THAILAND: During a visit to Thailand on Sunday, Secretary of State Antony Blinken vowed to keep up the pressure on Myanmar’s regime, and said China should do the same.
On the other hand, Blinken met with the Thai government and praised it for its support of the reinvigorated American effort in Southeast Asia, a vital region of competition with China.
US diplomats met with youthful democracy campaigners from Myanmar, whose military ousted the civilian government in February 2021, slamming the door on a decade-long democratic transition encouraged by Washington in a meeting held off-camera.
The US tactic of sanctions against the junta has failed, but Blinken maintained that Washington will remain focused on combating Russia’s invasion of Ukraine even while doing so as a priority.
According to Blinken, who used the former name Burma for Myanmar, “it’s safe to conclude that we’ve seen no positive movement and on the contrary, we continue to see the repression of the Burmese people.”
If they don’t return to the democratic road, “we will continue to explore methods in which we and other countries can effectively put pressure on them.”
To this end, he urged the ASEAN, which in April 2021 formed an “agreement” with the junta that included discussion with the opposition, to “hold the dictatorship responsible” for its commitments.
Foreign Minister Wang Yi visited Myanmar recently and met with US Secretary of State John Kerry on Saturday in Bali; Blinken declined to criticize Wang’s visit but urged Beijing to back international aspirations for democracy.
As far as I can tell, Blinken believes that China has an obligation and an interest in seeing Burma return to the road it had been on prior to the coup.
Since the military ousted and jailed civilian leader Aung San Suu Kyi, tens of thousands of people have fled Myanmar, humanitarian conditions have deteriorated, and ethnic tensions have intensified.
Thailand has been a longtime ally of the United States in Asia, having memorably provided Abraham Lincoln with elephants during the American Civil War. However, Thailand is increasingly working with China.
On the heels of Wang’s Southeast Asia tour, Blinken arrived in the region, where he emphasized Beijing’s extravagant infrastructure expenditures.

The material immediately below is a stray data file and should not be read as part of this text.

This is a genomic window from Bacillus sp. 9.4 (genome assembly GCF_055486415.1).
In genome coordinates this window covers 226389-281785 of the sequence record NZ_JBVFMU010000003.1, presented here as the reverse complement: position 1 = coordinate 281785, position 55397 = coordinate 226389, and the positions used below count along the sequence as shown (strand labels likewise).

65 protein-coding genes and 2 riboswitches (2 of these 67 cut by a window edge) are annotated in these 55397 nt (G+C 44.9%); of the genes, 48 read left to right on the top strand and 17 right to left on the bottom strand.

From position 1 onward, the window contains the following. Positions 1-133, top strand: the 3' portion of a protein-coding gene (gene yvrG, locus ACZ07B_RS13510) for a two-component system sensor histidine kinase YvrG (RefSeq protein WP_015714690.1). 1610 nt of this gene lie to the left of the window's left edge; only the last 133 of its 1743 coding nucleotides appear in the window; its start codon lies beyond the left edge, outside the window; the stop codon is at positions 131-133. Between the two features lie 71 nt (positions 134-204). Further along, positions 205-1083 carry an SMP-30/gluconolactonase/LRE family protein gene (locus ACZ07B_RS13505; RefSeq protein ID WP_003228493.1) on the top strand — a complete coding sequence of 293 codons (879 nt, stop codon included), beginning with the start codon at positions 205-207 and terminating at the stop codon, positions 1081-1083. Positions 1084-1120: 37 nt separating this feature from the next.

Blinken cited Thailand’s support for a new U.S.-led economic plan for Asia and its efforts to combat climate change in signing a deal vowing to enhance ties.
We have a “partner in the Indo-Pacific of such importance to us,” Blinken added, “in a region that is setting the trajectory of the 21st century, and it is doing that every day.”
Wang and Blinken’s unusually extended five-hour discussion on Saturday was a sign that the two countries are trying to cool their rhetoric, despite China’s autocratic regime and increasing technology and military resources.
Prime Minister Prayut Chan-o-cha welcomed Blinken to Thailand and termed the visit a “happy occasion,” praising the “close and friendly connections” between the US and Thailand.
Under Prayut, who led a 2014 military coup that toppled the government and prompted US sanctions, US-Thai relations have been gradually normalizing under Blinken’s leadership.
In the 2019 elections, Prayut was elected prime minister, and this has led to a gradual restoration to open political speech.
A joint statement issued by U.S. Secretary of State John Kerry and Thailand’s Foreign Minister Don Pramudwinai emphasized the importance of democracy in the United States and Thailand’s vision of Asia.
In order to realize this goal, it stated that “strong democratic institutions, independent civil society, and free and fair elections” were essential.
The statement added that Washington and Bangkok would support “open and inclusive communities” for LGBTQ individuals, a top priority for President Joe Biden’s administration.
Thailand’s participation in a Biden proposal to connect Southeast Asia with enterprises that promote green energy has been praised by Blinken as well.